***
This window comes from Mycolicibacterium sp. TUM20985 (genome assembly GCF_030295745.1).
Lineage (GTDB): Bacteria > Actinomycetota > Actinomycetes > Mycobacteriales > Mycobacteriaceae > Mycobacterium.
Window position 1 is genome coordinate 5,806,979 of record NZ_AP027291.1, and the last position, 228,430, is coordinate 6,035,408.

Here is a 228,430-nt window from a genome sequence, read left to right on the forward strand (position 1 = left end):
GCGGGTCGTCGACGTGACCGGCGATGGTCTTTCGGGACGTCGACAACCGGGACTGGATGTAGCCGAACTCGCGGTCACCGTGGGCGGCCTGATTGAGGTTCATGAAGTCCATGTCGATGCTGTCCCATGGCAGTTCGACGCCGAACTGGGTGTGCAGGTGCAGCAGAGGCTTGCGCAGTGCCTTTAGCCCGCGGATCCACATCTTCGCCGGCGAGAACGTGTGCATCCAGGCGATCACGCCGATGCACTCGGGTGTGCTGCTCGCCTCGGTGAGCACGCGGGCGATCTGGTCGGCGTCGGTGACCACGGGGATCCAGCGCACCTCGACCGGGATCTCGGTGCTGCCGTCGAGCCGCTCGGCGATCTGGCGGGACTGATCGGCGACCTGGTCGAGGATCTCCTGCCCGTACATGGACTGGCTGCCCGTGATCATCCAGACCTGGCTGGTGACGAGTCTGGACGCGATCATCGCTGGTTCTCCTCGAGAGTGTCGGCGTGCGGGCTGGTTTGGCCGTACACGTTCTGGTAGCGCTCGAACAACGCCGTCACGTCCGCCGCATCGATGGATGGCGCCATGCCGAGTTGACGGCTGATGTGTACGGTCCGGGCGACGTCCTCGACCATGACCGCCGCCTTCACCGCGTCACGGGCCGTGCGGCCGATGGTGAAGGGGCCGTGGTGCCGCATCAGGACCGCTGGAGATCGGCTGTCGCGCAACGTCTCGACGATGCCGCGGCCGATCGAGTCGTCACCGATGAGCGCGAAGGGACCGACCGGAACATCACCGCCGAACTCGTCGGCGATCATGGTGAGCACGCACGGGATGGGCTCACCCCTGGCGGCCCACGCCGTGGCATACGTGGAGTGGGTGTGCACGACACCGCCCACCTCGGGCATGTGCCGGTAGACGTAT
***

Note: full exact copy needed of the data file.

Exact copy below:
This window comes from Mycolicibacterium sp. TUM20985 (genome assembly GCF_030295745.1).
Lineage (GTDB): Bacteria > Actinomycetota > Actinomycetes > Mycobacteriales > Mycobacteriaceae > Mycobacterium.
Window position 1 is genome coordinate 5,806,979 of record NZ_AP027291.1, and the last position, 228,430, is coordinate 6,035,408.

Here is a 228,430-nt window from a genome sequence, read left to right on the forward strand (position 1 = left end):
GCGGGTCGTCGACGTGACCGGCGATGGTCTTTCGGGACGTCGACAACCGGGACTGGATGTAGCCGAACTCGCGGTCACCGTGGGCGGCCTGATTGAGGTTCATGAAGTCCATGTCGATGCTGTCCCATGGCAGTTCGACGCCGAACTGGGTGTGCAGGTGCAGCAGAGGCTTGCGCAGTGCCTTTAGCCCGCGGATCCACATCTTCGCCGGCGAGAACGTGTGCATCCAGGCGATCACGCCGATGCACTCGGGTGTGCTGCTCGCCTCGGTGAGCACGCGGGCGATCTGGTCGGCGTCGGTGACCACGGGGATCCAGCGCACCTCGACCGGGATCTCGGTGCTGCCGTCGAGCCGCTCGGCGATCTGGCGGGACTGATCGGCGACCTGGTCGAGGATCTCCTGCCCGTACATGGACTGGCTGCCCGTGATCATCCAGACCTGGCTGGTGACGAGTCTGGACGCGATCATCGCTGGTTCTCCTCGAGAGTGTCGGCGTGCGGGCTGGTTTGGCCGTACACGTTCTGGTAGCGCTCGAACAACGCCGTCACGTCCGCCGCATCGATGGATGGCGCCATGCCGAGTTGACGGCTGATGTGTACGGTCCGGGCGACGTCCTCGACCATGACCGCCGCCTTCACCGCGTCACGGGCCGTGCGGCCGATGGTGAAGGGGCCGTGGTGCCGCATCAGGACCGCTGGAGATCGGCTGTCGCGCAACGTCTCGACGATGCCGCGGCCGATCGAGTCGTCACCGATGAGCGCGAAGGGACCGACCGGAACATCACCGCCGAACTCGTCGGCGATCATGGTGAGCACGCACGGGATGGGCTCACCCCTGGCGGCCCACGCCGTGGCATACGTGGAGTGGGTGTGCACGACACCGCCCACCTCGGGCATGTGCCGGTAGACGTAT